Alternatively, Carbery could have chosen to throw a screen pass behind Healy and Best to Bundee Aki, who was lurking in behind. The inside centre had Keith Earls, Chris Farrell and Rob Kearney outside him, and there was space out wide with the last Scottish defender, Sean Maitland, standing more than 20 metres in from the touch line. It’s possible that the plan was for Best to throw a tip-on pass to Aki, but given how Aki was positioned directly behind him, Best would have had to turn around almost completely to ensure that the pass was on target, by which time he could have been snared in a ball-and-all tackle by a Scottish defender.
If Best had been picked out by Carbery as the carrier in this move, then it’s a flawed attacking shape from Ireland with regards to ruck resourcing. If you look at the image below, you’ll see that in the initial set-up, Healy is in front of Best and Aki is a fair distance behind him:
That means that if Best had gotten the ball and trucked it up, then Healy would have had to retreat so that he didn’t enter the ruck from the side, and there would have been a delay before Aki arrived, both of which would have given the Scottish players ample opportunity to pounce and apply pressure over the ball. All in all, if Russell hadn’t plucked the ball out of the air, Ireland would probably have been looking at a carry for negative yards, slow ruck ball if they were lucky and a turnover if they weren’t.
Carbery was guilty of another bad decision in the second half, and it also resulted in Scotland registering a score. In the 61st minute, Ireland had a scrum just outside their own 22 metre line, and rather than attempting to get his team further down the pitch, the Munster out-half spread the ball wide to Chris Farrell, who got tackled on the gain line and then turned the ball over on the ground, with Scotland subsequently squeezing a penalty out of Ireland that Laidlaw converted into three points:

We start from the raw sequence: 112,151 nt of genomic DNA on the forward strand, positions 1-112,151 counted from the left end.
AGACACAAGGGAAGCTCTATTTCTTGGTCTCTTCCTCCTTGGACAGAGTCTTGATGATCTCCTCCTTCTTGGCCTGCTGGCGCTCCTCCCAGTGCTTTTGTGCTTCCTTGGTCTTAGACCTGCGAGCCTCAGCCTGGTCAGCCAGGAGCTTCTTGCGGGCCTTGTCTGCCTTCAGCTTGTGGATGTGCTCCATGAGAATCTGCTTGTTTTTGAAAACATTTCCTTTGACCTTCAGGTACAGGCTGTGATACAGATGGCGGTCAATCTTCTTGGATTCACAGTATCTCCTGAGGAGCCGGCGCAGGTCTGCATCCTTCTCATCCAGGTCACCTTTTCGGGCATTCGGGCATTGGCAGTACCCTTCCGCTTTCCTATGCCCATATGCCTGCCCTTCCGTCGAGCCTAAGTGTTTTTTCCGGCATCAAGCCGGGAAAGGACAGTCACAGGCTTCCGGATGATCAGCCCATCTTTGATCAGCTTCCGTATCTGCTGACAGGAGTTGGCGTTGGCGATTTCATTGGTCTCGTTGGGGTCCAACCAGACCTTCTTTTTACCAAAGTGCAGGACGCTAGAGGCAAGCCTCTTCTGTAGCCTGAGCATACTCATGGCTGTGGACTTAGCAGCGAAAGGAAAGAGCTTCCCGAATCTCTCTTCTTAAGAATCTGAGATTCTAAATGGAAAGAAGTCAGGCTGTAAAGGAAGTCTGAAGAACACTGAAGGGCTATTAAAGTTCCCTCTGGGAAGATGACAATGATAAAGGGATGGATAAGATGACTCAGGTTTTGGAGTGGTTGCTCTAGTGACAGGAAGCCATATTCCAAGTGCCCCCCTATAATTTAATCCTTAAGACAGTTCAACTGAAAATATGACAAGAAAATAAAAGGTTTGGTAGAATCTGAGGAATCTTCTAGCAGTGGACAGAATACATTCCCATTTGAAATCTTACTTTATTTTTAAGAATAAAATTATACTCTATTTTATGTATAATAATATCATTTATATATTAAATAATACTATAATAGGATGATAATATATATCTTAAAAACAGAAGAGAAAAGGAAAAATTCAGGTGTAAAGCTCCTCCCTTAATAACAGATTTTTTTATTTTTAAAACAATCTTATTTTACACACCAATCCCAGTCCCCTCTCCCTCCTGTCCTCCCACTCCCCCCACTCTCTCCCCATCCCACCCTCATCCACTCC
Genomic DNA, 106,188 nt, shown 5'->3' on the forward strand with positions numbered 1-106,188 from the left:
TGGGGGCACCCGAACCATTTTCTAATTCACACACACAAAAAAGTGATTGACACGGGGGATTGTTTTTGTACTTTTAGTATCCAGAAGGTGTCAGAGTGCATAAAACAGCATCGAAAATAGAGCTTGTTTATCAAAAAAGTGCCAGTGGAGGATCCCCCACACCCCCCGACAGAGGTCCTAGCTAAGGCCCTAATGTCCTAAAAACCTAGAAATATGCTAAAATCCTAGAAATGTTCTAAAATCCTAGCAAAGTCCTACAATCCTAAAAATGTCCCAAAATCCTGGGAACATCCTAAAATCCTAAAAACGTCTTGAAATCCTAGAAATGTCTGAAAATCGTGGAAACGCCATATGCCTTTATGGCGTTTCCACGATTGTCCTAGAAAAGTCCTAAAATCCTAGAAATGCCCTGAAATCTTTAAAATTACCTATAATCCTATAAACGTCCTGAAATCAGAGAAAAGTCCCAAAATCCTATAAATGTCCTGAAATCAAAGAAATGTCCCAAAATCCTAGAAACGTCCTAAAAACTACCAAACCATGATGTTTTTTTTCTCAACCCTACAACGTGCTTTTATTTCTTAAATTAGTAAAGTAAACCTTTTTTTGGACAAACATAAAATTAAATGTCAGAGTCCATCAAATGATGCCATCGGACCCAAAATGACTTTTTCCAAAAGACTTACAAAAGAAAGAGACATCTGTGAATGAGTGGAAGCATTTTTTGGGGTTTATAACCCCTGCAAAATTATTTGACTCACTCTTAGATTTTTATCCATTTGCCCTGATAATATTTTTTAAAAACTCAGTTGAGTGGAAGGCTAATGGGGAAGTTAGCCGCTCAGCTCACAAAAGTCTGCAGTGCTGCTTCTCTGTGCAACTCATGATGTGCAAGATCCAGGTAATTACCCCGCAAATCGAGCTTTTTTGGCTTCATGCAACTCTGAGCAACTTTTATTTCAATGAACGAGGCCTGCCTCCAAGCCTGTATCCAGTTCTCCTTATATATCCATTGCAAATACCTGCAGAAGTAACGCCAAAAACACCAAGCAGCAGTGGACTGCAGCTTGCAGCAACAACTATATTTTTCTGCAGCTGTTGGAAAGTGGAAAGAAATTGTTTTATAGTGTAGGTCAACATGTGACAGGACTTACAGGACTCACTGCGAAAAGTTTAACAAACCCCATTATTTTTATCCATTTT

The idea behind Carbery moving the ball wide here would have been right had he been presented with the right defensive set-up; if Scotland had been waiting for the kick, they would have kept players in the backfield and there would have been space to exploit, which could have led to a huge burst up the middle of the pitch from Farrell with support runners either side of him.
The problem was that Gregor Townsend’s backline were up flat and spaced out evenly, so while in theory, Ireland could have caught them unawares by running the ball from a part of the field that they normally wouldn’t, the reality was that the space had been closed off, and Ireland should have kicked the ball downfield and started again. It was ambitious from Carbery, and as unfair as it is to knock someone for being innovative, Ireland could have done with keeping territorial pressure on their opponents, not to mention pushing on after the try that Earls scored a few minutes beforehand.
That’s very much a “hindsight is 20/20” take on Carbery’s decision and the outcome, but Ireland have to be more careful with their decision-making and execution this weekend than they were back in February. Picking the two examples above might come across as me putting all the blame all on Carbery, but I think Ireland in general were sloppy and lethargic on the day (and it’s also worth noting that the try that Carbery created for Earls ended up being the difference between the sides). You could argue that Sexton wouldn’t have done the same as Carbery in either example, but in general, Ireland were error-strewn for the whole game.